What We're Watching: Johnson's big mouth, US withdrawing from Afghanistan, back from the brink in Somalia
Boris Johnson's big mouth: Boris Johnson is no stranger to controversy over crazy things that he's said — his perilously off-the-cuff style is part of his political brand. But the British PM is currently under fire over reports that he told advisers last fall he was prepared to "let the bodies pile high in their thousands" rather than impose another lockdown in the UK. Johnson denies it, but the BBC journos who reported the story are standing by it. The flap comes right as Johnson is also being accused — by his estranged former chief advisor Dominic Cummings — of having used campaign donations to refurnish his Downing Street residence. The clash between Johnson and Cummings, who is still influential among Johnson's own Tories, centers on Cummings' accusation that the PM's handling of the pandemic was incompetent. A swift vaccine rollout has helped the polarizing Johnson claw his way back to 51 percent approval rating in recent weeks — whether these latest antics and scandals will hurt his support remains to be seen.
Washington fears Taliban attacks: The US State Department on Tuesday instructed all non-essential personnel to vacate the US Embassy in Kabul and make their way back to the US. Washington reportedly fears an uptick in Taliban violence just weeks after President Biden announced that the long-anticipated withdrawal of the remaining 2,500 US troops from Afghanistan would be completed by September 11, 2021. Taliban militants have threatened to wreak havoc if Washington doesn't stick to the original plan — agreed to by the Trump administration — of leaving by May 1. Meanwhile, the withdrawal plan has sparked a contentious debate in the US: Some politicians, like Congressman Mike Waltz (R-FL), who served multiple tours in Afghanistan, say a hasty US withdrawal will enable a violent Taliban takeover, endangering both Afghans and Americans. But Secretary of State Antony Blinken says that the US is committed to moving ahead with the withdrawal immediately, noting that "free riders" in the region need to step up and take a more active role in keeping Afghanistan stable (seems like he's talking to you, Pakistan).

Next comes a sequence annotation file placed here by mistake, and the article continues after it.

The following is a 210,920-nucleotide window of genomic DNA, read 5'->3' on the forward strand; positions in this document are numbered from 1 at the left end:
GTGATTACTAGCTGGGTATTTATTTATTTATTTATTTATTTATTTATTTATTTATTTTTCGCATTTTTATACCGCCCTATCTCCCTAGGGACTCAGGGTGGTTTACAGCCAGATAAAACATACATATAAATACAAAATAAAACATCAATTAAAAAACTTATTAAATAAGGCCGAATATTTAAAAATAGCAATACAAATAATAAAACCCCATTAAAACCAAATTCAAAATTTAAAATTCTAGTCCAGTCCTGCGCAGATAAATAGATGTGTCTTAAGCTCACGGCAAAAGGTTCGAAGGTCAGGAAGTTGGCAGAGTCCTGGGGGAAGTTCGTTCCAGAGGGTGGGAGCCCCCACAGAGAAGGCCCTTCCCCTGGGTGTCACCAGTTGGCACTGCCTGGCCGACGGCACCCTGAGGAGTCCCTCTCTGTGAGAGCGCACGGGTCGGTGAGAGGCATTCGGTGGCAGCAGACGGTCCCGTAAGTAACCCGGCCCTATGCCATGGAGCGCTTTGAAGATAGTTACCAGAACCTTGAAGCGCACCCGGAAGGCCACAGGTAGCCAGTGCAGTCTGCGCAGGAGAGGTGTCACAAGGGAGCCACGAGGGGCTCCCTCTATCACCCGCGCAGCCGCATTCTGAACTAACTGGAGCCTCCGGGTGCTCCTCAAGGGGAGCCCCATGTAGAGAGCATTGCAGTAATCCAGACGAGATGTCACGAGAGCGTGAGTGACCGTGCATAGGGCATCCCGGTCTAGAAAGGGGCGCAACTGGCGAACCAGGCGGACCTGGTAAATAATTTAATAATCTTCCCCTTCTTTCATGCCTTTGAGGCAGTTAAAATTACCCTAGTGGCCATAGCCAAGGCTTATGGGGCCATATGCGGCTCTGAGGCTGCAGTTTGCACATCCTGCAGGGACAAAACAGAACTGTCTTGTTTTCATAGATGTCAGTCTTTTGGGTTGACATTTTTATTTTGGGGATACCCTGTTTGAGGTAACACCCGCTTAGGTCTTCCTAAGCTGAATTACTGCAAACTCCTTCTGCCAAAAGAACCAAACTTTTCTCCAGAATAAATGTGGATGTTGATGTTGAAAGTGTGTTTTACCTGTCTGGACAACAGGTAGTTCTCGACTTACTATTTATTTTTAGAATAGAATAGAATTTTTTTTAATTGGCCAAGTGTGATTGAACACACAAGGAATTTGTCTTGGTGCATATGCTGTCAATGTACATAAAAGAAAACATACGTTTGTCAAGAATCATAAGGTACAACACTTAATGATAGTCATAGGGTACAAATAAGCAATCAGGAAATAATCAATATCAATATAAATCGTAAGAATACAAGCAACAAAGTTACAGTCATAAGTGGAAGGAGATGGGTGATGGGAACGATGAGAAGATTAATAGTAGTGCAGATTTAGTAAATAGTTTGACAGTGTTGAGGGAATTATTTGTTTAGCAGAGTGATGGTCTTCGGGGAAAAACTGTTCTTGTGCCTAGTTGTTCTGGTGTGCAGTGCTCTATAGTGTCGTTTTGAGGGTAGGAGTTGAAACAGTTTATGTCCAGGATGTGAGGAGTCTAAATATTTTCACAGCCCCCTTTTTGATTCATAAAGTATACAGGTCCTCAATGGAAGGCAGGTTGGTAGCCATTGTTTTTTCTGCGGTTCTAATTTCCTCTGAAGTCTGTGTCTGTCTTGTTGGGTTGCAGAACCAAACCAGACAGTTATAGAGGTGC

Back from the brink in Somalia: A crisis in Somalia appears to have been averted, at least for now. President Mohamed Abdullahi Mohamed's term in office ended in February, but elections for the legislators who would choose a new president were delayed by a dispute between the federal and regional governments. The lower house of parliament recently voted to extend Mohamed's term by two years. When the Senate rejected this idea, security forces divided into rival factions and appeared ready to shoot it out in the streets of Mogadishu. Clashes last weekend forced tens of thousands from their homes. But Mohamed announced on Wednesday that he will appear before congress on Saturday to make his case for a term extension, a signal that he would accept its final decision in order to avoid bloodshed. That's especially good news since al-Qaeda-affiliated al-Shabab fighters in Somalia have exploited unrest in the past to launch terrorist attacks across the country. We'll be watching to see if Mohamed submits to the will of parliament and the country can move to elections as soon as possible.